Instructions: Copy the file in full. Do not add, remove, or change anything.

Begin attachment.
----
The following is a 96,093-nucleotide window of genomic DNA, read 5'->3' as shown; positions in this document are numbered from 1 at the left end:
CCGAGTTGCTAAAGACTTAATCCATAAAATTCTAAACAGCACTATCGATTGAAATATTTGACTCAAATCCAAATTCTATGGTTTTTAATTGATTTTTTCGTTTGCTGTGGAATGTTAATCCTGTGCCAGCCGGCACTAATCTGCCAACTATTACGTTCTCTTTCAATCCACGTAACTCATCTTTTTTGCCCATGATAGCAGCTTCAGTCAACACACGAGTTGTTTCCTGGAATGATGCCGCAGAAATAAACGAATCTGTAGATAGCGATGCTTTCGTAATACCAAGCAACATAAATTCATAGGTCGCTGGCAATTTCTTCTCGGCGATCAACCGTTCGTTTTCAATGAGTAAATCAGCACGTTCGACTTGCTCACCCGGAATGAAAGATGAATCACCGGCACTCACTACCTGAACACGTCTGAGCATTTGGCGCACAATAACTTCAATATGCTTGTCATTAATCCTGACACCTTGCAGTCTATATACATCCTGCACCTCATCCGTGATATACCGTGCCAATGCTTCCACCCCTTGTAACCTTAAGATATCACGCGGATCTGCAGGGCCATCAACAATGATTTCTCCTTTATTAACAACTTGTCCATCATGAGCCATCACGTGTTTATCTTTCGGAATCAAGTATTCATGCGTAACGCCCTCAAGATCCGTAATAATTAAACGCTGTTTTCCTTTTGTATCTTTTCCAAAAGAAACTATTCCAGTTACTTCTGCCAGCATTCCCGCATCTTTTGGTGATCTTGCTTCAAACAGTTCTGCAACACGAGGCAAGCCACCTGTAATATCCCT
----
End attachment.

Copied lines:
The following is a 96,093-nucleotide window of genomic DNA, read 5'->3' as shown; positions in this document are numbered from 1 at the left end:
CCGAGTTGCTAAAGACTTAATCCATAAAATTCTAAACAGCACTATCGATTGAAATATTTGACTCAAATCCAAATTCTATGGTTTTTAATTGATTTTTTCGTTTGCTGTGGAATGTTAATCCTGTGCCAGCCGGCACTAATCTGCCAACTATTACGTTCTCTTTCAATCCACGTAACTCATCTTTTTTGCCCATGATAGCAGCTTCAGTCAACACACGAGTTGTTTCCTGGAATGATGCCGCAGAAATAAACGAATCTGTAGATAGCGATGCTTTCGTAATACCAAGCAACATAAATTCATAGGTCGCTGGCAATTTCTTCTCGGCGATCAACCGTTCGTTTTCAATGAGTAAATCAGCACGTTCGACTTGCTCACCCGGAATGAAAGATGAATCACCGGCACTCACTACCTGAACACGTCTGAGCATTTGGCGCACAATAACTTCAATATGCTTGTCATTAATCCTGACACCTTGCAGTCTATATACATCCTGCACCTCATCCGTGATATACCGTGCCAATGCTTCCACCCCTTGTAACCTTAAGATATCACGCGGATCTGCAGGGCCATCAACAATGATTTCTCCTTTATTAACAACTTGTCCATCATGAGCCATCACGTGTTTATCTTTCGGAATCAAGTATTCATGCGTAACGCCCTCAAGATCCGTAATAATTAAACGCTGTTTTCCTTTTGTATCTTTTCCAAAAGAAACTATTCCAGTTACTTCTGCCAGCATTCCCGCATCTTTTGGTGATCTTGCTTCAAACAGTTCTGCAACACGAGGCAAGCCACCTGTAATATCCCT